In 227 BCE, the Kingdom of Qin was well on its way to becoming the sole ruling power in ancient China. In fact, the Qin leader at that time, King Zheng (r. 246-210 BCE), was only about six years away from decisively subjugating all of his rival kings and declaring himself the First Emperor of China. Consequently, King Zheng would have been seen by his contemporaries as the most threatening king, in charge of the most powerful state of the age. As such, the kings who had not already submitted to Qin rule were desperate to remove King Zheng from power.
Crown Prince Dan, son of the King of Yan, decided to take matters into his own hands and sent an assassin by the name of Jing Ke to kill the powerful monarch of Qin. Nevertheless, King Zheng was a paranoid man who benefitted from a tough network of personal security. Jing Ke, like several future assassins, did not accomplish his mission and was instead captured by the Qin. According to the first major historian of China, Sima Qian (c. 145-90 BCE), Jing Ke was gruesomely executed by being pulled apart, his limbs torn from his body. Yet, before the execution was over, King Zheng learned that it was none other than the Crown Prince of Yan who had hired the assassin.
King Zheng of Qin, like the vast majority of kings from the Warring States Period in which he lived and would eventually end, was a wrathful king who rarely forgave insults or attacks. Therefore, before the year (227 BCE) was over, King Zheng placed two of his most accomplished generals, Wang Jiang and Xia Sheng, in charge of an army meant to invade the Kingdom of Yan. When the king of Yan heard of the approaching army, he mobilized his forces and marched out to meet the approaching Qin. The state of Dai also contributed its forces to the Yan army, as the Dai also felt threatened by the ever-expanding Qin. In the end, King Zheng’s forces clashed with the armies of Yan and Dai near the Yi River and won a decisive victory.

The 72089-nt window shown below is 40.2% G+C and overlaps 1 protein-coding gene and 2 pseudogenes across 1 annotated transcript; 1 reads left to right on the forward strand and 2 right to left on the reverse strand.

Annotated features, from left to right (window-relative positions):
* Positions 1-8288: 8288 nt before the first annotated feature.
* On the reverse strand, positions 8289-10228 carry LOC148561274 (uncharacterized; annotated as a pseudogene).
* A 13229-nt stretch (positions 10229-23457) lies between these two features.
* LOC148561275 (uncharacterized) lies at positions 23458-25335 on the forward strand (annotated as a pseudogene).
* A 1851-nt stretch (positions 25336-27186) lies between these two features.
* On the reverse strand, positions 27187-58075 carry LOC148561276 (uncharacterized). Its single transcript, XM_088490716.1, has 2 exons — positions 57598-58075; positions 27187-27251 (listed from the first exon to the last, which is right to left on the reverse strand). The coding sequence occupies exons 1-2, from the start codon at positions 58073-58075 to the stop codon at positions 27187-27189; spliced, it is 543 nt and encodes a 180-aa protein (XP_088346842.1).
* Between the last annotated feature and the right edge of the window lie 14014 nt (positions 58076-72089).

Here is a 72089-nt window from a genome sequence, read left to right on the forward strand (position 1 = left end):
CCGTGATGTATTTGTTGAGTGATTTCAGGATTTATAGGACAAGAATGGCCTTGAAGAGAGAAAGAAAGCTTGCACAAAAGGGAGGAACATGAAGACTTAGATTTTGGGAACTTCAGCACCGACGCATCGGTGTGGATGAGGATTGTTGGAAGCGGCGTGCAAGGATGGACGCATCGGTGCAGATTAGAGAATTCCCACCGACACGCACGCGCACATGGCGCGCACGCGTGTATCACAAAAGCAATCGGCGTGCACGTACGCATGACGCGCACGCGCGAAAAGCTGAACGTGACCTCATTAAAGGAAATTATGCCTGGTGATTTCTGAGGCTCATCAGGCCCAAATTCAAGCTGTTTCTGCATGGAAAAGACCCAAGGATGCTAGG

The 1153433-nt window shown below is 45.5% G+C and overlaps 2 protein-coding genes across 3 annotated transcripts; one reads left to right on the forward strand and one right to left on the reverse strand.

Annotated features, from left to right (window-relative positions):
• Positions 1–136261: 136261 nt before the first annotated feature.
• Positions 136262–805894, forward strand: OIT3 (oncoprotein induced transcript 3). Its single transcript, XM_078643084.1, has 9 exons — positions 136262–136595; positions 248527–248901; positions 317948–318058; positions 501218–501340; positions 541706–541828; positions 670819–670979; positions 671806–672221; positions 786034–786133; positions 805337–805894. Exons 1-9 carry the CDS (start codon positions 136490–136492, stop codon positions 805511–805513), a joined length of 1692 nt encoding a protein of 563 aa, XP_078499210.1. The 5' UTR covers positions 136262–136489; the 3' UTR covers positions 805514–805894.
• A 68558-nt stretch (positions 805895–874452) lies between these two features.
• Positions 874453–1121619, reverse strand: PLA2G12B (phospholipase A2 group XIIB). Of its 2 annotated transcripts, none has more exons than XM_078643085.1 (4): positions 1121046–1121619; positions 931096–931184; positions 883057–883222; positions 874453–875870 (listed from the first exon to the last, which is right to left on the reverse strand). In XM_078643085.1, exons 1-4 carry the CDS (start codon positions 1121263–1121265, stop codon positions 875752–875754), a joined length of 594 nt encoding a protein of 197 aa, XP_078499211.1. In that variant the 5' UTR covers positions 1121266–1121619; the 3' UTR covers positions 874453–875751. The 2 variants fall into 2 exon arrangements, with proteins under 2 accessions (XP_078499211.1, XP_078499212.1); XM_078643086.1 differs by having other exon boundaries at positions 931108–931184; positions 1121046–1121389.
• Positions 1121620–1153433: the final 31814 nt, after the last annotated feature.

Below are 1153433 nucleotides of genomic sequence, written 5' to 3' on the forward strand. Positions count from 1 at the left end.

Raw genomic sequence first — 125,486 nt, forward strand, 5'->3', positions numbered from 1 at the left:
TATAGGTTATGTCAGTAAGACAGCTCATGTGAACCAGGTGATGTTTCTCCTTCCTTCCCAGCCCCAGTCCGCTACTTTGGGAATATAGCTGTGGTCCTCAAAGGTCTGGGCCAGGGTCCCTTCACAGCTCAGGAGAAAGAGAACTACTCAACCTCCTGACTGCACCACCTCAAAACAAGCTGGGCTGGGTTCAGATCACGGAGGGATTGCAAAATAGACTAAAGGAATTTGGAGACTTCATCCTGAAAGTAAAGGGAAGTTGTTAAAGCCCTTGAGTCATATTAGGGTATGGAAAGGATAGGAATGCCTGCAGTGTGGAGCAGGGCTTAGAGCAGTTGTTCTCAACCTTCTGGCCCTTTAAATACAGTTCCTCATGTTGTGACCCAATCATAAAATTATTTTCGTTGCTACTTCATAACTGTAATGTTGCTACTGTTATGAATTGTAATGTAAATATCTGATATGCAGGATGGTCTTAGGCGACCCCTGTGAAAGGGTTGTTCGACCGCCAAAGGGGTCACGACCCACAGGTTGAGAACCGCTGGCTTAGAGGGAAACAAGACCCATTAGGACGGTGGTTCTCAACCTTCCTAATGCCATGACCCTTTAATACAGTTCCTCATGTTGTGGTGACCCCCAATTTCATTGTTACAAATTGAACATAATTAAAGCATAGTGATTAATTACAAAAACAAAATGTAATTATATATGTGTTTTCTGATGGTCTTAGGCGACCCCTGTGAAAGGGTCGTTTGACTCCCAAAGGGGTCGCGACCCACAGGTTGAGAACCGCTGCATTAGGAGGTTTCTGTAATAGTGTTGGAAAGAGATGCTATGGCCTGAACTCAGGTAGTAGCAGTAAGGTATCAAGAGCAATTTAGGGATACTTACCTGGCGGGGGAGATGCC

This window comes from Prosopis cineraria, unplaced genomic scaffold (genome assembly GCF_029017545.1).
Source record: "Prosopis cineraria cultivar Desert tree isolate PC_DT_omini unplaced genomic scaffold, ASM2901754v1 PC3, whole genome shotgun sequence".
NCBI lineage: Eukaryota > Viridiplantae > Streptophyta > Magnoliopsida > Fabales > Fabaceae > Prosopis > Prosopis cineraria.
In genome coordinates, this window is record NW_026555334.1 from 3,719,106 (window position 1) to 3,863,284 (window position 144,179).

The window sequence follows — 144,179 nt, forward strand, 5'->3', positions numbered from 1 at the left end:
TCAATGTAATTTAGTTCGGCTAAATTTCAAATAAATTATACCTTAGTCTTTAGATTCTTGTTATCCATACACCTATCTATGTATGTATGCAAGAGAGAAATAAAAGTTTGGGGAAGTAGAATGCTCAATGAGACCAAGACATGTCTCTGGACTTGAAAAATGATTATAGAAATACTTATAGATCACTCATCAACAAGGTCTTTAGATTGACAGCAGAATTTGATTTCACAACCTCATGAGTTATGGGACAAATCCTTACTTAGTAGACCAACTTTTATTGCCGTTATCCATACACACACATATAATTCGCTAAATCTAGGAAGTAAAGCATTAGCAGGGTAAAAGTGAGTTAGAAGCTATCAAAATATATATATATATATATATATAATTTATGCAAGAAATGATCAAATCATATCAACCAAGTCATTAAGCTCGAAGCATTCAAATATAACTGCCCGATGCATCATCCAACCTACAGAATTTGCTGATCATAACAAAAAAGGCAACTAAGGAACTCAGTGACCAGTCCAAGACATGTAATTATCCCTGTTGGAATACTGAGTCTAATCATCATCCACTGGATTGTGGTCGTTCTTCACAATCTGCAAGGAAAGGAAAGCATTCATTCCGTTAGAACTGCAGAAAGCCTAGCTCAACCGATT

The next year, in 226 BCE, the Qin forces were free to move about in the Kingdom of Yan. They besieged the kingdom’s capital of Ji, and once reinforcements arrived, they stormed the city. During or after the battle for the capital, the Qin general, Wang Jiang, captured Crown Prince Dan and executed him by beheading. And so, while the earlier assassin sent by the Crown Prince had failed in his mission, the army dispatched by King Zheng proved more than capable of seeking vengeance against the Kingdom of Yan.
Written by C. Keith Hansley.
Picture Attribution: (Rubbing of a 3rd century stone thought to depict Jin Ke’s attempted assassination of Emperor Shihuangdi, [Public Domain] via Creative Commons).
- The Basic Annals of Qin in the Records of the Grand Historian (Shi ji) by Sima Qian, translated by Burton Watson. New York: Columbia University Press, 1993.